Wednesday, January 27, 2016

Sheikh Zayed Grand Mosque - UAE

Ara spent her last holidays in UAE. Abu Dhabi was one of the emirates she visited and this card is from there. It shows the world famous Sheikh Zayed Grand Mosque, the third largest mosque in the world. 
The 2nd card was sent by Claus a couple of years ago.
The mosque was named after the founder and first President of the UAE, the late Sheikh Zayed bin Sultan Al Nahyan. He chose the location and took substantial influence on the architecture and the design of the mosque. Based on his vision, the mosque was built with the rise of 11 metres above sea level, and 9.5 metres above the street level so that it is clearly visible from all directions.
It is built as a monument to consolidate Islamic culture and a prominent centre for Islamic sciences.
According to his wish, the Sheikh Zayed Grand Mosque is also the last resting place of its name giver, who passed away in 2004.

Photo by Nicole Lüttecke
As per the direction of the late Sheikh Zayed bin Sultan Al Nahyan, the mosque is located in the heart of the new Abu Dhabi between Musaffah Bridge and Maqta Bridge. The construction of AED 2.5 billion-project began in the late 1996. Approximately 38 contracting companies and about 3,500 workers helped realising the complex over a period of almost 12 years.
On the 20th of December 2007, the mosque was initially opened to the public and prayers. The first prayer was held in the presence of His Highness Sheikh Khalifa bin Zayed Al Nahyan, President of the UAE. - in:!

Monday, January 25, 2016

Dead Sea - Israel

The other card sent by Debora was this one from the Dead Sea. 

The Dead Sea is a salt lake bordered by Jordan to the east and Israel and the West Bank to the west. Its surface and shores are 429 metres (1,407 ft) below sea level, Earth's lowest elevation on land. The Dead Sea is 304 m (997 ft) deep, the deepest hypersaline lake in the world. With 34.2% salinity (in 2011), it is also one of the world's saltiest bodies of water.

© Published by Palphoto Ltd * Photography by Garo Nalbandian
 It is 9.6 times as salty as the ocean. This salinity makes for a harsh environment in which animals cannot flourish, hence its name. The Dead Sea is 50 kilometres (31 mi) long and 15 kilometres (9 mi) wide at its widest point. It lies in the Jordan Rift Valley and its main tributary is the Jordan River.
The Dead Sea has attracted visitors from around the Mediterranean basin for thousands of years. In the Bible, it is a place of refuge for King David. It was one of the world's first health resorts (for Herod the Great), and it has been the supplier of a wide variety of products, from asphalt for Egyptian mummification to potash for fertilizers. People also use the salt and the minerals from the Dead Sea to create cosmetics and herbal sachets.
The Dead Sea water has a density of 1.24 kg/litre, which makes swimming similar to floating. - in: wikipedia

Capernaum - Israel

Cards from Israel are a rare sight in my mailbox and I only have a few in my collection. Last week I got two sent by Debora. This one is from Capernaum, currently an archeological site known as the Town of Jesus. 

Situated on the banks of the Sea of Galilee, the town of Capernaum remained a large (in ancient terms) and prominent city, holding some 1,500 residents, for over nine centuries until its mysterious evacuation in the 7th century AD.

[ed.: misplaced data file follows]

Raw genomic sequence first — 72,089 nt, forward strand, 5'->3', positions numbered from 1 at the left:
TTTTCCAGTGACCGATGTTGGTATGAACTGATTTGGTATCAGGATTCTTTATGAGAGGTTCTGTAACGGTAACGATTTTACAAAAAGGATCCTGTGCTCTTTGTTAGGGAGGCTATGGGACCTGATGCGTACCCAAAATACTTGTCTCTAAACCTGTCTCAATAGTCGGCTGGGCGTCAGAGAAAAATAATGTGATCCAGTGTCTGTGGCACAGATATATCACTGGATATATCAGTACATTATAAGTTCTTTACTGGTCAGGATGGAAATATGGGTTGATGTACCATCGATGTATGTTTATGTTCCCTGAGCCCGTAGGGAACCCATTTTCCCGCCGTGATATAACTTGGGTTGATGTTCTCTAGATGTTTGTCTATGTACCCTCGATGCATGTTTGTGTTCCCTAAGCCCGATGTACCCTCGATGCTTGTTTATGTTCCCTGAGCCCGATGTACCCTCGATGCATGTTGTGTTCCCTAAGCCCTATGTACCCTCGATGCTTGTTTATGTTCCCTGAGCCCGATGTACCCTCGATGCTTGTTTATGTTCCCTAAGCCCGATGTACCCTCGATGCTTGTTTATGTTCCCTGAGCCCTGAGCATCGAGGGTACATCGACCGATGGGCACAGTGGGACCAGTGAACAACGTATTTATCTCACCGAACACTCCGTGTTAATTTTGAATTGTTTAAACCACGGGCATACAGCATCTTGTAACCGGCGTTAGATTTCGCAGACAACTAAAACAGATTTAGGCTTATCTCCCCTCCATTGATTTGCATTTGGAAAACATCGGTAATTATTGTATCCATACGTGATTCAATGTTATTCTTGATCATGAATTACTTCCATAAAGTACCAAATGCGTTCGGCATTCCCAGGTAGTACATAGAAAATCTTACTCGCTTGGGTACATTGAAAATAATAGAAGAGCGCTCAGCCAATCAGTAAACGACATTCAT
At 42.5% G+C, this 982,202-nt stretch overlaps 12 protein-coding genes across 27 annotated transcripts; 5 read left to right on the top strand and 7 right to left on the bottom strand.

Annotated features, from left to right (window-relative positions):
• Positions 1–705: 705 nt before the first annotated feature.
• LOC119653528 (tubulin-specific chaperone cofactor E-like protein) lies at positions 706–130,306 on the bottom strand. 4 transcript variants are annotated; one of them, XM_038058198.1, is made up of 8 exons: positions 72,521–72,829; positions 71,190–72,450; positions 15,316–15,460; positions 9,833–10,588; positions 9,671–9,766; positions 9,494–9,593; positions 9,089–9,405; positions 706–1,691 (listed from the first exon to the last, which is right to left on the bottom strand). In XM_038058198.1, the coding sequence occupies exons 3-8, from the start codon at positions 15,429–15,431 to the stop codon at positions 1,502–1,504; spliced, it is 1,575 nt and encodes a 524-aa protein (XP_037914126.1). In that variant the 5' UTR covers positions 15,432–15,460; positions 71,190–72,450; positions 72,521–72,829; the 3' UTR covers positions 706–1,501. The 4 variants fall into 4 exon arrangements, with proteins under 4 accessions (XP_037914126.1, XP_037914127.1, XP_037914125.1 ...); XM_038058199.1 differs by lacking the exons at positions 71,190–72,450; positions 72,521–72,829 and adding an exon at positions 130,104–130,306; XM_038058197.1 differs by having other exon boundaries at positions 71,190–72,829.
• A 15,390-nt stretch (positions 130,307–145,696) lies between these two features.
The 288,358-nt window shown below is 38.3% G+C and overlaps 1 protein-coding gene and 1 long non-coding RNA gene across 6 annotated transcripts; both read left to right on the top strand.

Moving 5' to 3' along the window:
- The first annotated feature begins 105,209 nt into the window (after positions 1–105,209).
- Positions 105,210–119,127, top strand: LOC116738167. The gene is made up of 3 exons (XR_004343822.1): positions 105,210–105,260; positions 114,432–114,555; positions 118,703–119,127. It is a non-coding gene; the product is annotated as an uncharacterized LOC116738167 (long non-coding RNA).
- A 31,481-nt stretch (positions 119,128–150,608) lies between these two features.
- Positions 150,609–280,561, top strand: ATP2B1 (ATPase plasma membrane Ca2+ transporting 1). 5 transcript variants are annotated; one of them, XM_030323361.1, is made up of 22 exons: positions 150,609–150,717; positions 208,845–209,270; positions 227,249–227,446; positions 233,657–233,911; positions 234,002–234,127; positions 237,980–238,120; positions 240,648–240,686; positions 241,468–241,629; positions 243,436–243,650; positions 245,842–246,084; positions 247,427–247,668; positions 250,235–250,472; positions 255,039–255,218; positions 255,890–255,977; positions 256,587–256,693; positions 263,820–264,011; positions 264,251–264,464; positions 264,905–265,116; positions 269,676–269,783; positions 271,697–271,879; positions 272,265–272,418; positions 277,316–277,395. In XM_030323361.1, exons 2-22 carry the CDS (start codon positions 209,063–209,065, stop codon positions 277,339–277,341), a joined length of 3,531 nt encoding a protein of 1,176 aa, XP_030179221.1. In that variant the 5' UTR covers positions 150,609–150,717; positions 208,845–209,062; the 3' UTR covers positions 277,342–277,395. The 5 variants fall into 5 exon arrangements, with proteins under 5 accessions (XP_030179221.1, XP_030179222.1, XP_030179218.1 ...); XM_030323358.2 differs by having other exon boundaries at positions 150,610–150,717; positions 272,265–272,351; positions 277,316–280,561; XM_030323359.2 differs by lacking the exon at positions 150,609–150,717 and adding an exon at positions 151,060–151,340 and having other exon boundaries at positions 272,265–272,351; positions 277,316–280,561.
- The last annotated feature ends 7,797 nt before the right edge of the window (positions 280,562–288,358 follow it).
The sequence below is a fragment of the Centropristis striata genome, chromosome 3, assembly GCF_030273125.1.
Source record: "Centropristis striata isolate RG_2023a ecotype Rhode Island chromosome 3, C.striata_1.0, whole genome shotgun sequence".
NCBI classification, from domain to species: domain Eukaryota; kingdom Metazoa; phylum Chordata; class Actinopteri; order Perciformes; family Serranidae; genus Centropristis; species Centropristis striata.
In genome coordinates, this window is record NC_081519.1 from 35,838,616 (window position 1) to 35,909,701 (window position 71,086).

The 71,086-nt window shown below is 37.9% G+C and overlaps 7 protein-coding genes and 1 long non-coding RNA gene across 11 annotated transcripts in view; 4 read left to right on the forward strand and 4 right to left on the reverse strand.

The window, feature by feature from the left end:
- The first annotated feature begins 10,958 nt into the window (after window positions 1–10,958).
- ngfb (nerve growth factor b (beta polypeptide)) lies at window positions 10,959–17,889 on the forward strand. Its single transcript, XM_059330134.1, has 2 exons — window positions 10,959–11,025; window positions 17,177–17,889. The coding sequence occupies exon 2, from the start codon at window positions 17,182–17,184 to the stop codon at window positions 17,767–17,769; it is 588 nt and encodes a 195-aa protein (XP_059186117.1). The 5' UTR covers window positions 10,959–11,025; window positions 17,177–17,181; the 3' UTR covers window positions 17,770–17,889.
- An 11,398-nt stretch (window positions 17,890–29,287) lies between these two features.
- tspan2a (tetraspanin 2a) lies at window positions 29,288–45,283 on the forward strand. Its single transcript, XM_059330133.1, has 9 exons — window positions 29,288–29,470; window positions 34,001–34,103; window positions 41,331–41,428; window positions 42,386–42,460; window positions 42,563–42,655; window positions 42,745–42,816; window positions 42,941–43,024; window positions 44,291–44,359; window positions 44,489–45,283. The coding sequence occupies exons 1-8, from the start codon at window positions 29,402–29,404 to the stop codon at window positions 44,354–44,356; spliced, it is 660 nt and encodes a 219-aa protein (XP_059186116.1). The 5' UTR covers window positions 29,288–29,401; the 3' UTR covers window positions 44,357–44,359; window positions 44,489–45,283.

Though no longer a functioning town, Capernaum's importance in modern times is based on its rich history in antiquity and its multiple mentioning in the New Testament. Most notably, Capernaum is believed to have been Jesus' home and the center of his ministry after leaving his birth town of Nazareth. Reference to Capernaum as Jesus' home and the place where He performed many of His miracles is made in the Gospel of Matthew, where it is said that Jesus was approached by a Roman officer who asked Him to heal his servant when the latter fell ill. Jesus' ability to cure the feverish servant serves, to this day, as a reminder of His ability to work miracles. In the Gospel of Luke too, the town of Capernaum is mentioned several times with regard to Jesus prophetic abilities. According to Luke, in the town of Capernaum Jesus healed a man who was possessed by the devil, as well as curing Peter's sickly mother in law.
Capernaum is mentioned twice more in the New Testament, once as the home of Peter, Andrew, James and John, as well as the dwelling place of Matthew the tax collector. The second time Capernaum is referred to is as one of the three cities damned by Jesus for its inhabitants' wrong doings and lack of faith in God.
For all its importance in Jesus' life and His ministry, Capernaum is a destination not to be missed when on a Christian tour to Israel.

© Published by Palphoto Ltd * Photography by S. Mendrea
Of particular interest in Capernaum are the ruins of the ancient synagogue. Though there is no finite knowledge of the time this synagogue was built, archeologist estimate that it dates back to the 1st century AD.
It was the Roman officer who asked Jesus to heal his servant that is credited with building the synagogue as a token of good faith and gratitude to Jesus for his miracle work. Liturgical documents indicate that Jesus held regular sermons in this synagogue, most notably the famed sermon on the Bread of Life (John 6: 35-59).